7. Space experiments with particle accelerators. [Spacelab

    NASA Technical Reports Server (NTRS)

    Obayashi, T.

    1981-01-01

    The purpose of space experiments with particle accelerators (SEPAC) is to carry out active and interactive experiments on and in the Earth's ionosphere and magnetosphere. It is also intended to make an initial performance test for an overall program of Spacelab/SEPAC experiments. The instruments to be used are an electron beam accelerator, magnetoplasma dynamic arcjet, and associated diagnostic equipment. The accelerators are installed on the pallet, with monitoring and diagnostic observations being made by the gas plume release, beam-monitor TV, and particle-wave measuring instruments also mounted on the pallet. Command and display systems are installed in the module. Three major classes of investigations to be performed are vehicle charge neutralization, beam plasma physics, and beam atmosphere interactions. The first two are mainly onboard plasma physics experiments to measure the effect of phenomena in the vicinity of Spacelab. The last one is concerned with atmospheric modification and is supported by other Spacelab 1 investigations as well as by ground-based, remote sensing observations.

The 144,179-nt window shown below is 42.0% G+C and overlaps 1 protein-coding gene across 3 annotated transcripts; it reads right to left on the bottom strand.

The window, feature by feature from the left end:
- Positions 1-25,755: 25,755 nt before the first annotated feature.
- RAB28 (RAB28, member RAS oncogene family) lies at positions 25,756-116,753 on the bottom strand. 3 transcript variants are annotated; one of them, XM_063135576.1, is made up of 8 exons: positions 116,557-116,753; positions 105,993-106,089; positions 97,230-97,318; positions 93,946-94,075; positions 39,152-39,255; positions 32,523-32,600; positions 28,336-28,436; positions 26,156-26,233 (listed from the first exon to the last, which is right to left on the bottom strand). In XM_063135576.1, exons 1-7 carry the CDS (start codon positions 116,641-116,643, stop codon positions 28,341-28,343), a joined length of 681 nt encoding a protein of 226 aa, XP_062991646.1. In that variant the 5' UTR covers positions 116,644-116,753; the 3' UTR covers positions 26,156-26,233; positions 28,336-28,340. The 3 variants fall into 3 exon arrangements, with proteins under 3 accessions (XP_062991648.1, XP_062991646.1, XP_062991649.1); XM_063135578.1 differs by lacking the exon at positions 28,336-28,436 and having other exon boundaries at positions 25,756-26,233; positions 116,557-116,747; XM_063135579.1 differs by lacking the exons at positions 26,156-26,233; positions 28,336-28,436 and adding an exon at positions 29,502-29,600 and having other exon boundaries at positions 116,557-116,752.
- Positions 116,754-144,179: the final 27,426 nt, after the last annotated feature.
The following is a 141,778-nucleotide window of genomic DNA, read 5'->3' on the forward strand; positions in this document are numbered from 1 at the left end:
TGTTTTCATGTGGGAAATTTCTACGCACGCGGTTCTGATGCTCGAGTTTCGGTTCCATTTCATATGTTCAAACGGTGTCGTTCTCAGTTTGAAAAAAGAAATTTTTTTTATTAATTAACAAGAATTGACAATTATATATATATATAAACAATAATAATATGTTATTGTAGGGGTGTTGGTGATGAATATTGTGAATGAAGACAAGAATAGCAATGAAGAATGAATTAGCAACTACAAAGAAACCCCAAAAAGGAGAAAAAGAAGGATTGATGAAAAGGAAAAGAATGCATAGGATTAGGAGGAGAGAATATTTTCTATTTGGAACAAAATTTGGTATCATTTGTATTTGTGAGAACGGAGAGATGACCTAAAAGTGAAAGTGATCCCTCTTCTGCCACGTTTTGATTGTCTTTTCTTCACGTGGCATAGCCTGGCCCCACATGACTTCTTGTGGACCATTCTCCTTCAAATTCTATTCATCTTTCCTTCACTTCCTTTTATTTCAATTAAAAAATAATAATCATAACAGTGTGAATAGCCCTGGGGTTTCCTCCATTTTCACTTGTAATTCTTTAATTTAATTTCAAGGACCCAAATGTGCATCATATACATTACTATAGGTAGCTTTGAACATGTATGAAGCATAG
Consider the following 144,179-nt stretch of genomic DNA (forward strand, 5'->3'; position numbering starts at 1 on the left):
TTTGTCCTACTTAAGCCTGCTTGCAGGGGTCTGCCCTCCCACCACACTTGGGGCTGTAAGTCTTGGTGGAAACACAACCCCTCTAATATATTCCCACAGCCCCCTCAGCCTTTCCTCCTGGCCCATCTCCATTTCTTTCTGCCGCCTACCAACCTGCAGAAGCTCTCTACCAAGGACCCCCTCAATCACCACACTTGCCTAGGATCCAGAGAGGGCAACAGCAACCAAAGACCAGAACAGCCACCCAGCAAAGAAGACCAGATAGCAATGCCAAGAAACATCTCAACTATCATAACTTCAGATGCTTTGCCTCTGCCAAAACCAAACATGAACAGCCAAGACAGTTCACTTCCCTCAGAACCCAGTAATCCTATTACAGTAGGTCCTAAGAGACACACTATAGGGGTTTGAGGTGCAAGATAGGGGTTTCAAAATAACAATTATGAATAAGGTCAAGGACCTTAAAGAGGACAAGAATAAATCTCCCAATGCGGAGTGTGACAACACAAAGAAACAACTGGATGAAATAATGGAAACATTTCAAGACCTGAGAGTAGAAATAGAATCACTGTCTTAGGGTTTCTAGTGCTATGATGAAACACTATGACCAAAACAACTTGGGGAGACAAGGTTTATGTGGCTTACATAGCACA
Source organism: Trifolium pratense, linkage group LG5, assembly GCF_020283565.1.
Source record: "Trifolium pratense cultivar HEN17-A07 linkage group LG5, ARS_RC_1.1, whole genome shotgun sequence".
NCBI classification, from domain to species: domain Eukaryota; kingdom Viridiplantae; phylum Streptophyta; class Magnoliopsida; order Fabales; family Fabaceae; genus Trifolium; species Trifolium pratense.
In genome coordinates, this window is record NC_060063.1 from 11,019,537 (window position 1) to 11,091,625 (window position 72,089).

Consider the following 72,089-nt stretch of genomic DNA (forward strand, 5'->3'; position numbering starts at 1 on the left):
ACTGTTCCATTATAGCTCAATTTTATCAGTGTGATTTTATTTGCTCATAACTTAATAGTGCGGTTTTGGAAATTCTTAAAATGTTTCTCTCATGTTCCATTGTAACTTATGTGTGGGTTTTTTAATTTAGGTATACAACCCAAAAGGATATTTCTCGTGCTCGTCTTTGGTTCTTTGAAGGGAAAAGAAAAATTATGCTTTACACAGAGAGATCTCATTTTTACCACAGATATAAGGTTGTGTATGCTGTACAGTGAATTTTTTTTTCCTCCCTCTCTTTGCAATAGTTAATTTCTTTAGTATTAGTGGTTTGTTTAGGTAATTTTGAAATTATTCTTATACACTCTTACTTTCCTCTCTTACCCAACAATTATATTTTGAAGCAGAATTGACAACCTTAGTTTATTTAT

8. Radiation from Shock-Accelerated Particles

    NASA Technical Reports Server (NTRS)

    Nishikawa, Ken-ichi; Choi, E. J.; Min, K. W.; Niemiec, J.; Zhang, B.; Hardee, P.; Mizuno, Y.; Medvedev, M.; Nordlund, A.; Frederiksen, J.; Sol, H.; Pohl, M.; Hartmann, D. H.; Fishman, G. J.

    2012-01-01

    Plasma instabilities excited in collisionless shocks are responsible for particle acceleration, generation of magnetic fields , and associated radiation. We have investigated the particle acceleration and shock structure associated with an unmagnetized relativistic jet propagating into an unmagnetized plasma. Cold jet electrons are thermalized and slowed while the ambient electrons are swept up to create a partially developed hydrodynamic-like shock structure. The shock structure depends on the composition of the jet and ambient plasma (electron-positron or electron-ions). Strong electromagnetic fields are generated in the reverse , jet shock and provide an emission site. These magnetic fields contribute to the electron's transverse deflection behind the shock. We have calculated, self-consistently, the radiation from electrons accelerated in the turbulent magnetic fields. We found that the synthetic spectra depend on the Lorentz factor of the jet, its thermal temperature and strength of the generated magnetic fields. The detailed properties of the radiation are important for understanding the complex time evolution and/or spectral structure in gamma-ray bursts, relativistic jet shocks, and supernova remnants

  9. Ion source studies for particle beam accelerators

    SciTech Connect

    Bieg, K.W.; Burns, E.J.T.; Olsen, J.N.; Dorrell, L.R.

    1985-05-01